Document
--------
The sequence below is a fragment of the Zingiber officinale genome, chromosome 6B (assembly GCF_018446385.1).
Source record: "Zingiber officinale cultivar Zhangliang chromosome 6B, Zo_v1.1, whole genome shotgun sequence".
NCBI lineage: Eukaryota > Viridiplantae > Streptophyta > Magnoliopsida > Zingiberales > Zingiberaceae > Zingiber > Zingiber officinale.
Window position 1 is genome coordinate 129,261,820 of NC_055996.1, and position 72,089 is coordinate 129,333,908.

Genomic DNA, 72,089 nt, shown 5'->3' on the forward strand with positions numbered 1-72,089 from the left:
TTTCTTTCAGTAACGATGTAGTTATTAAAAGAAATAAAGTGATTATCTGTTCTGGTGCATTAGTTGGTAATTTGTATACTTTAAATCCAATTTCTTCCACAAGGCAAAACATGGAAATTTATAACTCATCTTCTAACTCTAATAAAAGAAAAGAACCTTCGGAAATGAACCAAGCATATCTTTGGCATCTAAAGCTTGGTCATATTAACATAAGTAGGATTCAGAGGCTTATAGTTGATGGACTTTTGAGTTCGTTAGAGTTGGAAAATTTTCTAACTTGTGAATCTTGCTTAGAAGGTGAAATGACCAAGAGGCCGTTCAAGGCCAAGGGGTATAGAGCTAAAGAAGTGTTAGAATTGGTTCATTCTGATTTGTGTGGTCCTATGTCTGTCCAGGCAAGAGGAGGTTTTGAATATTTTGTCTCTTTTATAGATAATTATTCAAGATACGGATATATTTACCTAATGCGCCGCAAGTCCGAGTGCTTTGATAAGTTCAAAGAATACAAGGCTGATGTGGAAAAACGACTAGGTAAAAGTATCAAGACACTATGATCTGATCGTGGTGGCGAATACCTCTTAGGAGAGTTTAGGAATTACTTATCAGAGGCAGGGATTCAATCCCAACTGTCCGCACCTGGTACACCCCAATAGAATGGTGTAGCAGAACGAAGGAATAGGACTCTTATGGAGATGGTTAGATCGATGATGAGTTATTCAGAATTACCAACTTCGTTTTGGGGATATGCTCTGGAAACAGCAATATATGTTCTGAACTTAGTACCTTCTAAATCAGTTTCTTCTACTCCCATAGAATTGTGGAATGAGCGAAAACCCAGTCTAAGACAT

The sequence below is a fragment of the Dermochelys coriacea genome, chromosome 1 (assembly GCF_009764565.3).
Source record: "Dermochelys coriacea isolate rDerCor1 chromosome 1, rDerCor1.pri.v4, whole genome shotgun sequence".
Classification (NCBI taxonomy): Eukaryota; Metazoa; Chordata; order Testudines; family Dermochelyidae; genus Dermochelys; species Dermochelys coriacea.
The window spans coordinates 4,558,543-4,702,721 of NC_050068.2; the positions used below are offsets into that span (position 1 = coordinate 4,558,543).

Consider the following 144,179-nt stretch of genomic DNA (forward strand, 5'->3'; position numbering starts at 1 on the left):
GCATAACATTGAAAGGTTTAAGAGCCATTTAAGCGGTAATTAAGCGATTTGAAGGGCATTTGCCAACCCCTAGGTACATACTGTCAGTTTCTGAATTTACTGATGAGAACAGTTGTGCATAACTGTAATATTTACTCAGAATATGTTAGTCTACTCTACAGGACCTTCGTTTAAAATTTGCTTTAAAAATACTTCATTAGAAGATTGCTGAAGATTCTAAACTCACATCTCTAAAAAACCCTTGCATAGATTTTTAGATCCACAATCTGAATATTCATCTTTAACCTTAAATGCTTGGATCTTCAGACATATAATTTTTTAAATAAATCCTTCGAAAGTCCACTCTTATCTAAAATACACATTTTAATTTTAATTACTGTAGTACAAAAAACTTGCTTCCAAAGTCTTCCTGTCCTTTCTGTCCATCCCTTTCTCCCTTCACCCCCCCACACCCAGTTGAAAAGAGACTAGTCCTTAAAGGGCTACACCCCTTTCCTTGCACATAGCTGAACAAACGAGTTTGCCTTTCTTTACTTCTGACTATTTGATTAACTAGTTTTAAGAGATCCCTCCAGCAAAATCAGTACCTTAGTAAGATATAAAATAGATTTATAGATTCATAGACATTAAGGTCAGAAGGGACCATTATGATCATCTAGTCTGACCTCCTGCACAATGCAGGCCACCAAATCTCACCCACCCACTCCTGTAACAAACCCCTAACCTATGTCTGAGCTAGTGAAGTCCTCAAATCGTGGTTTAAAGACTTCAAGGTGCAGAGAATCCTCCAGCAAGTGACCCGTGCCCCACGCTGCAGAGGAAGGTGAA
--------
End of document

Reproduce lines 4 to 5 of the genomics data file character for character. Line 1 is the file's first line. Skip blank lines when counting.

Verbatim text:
Window position 1 is genome coordinate 129,261,820 of NC_055996.1, and position 72,089 is coordinate 129,333,908.

Genomic DNA, 72,089 nt, shown 5'->3' on the forward strand with positions numbered 1-72,089 from the left: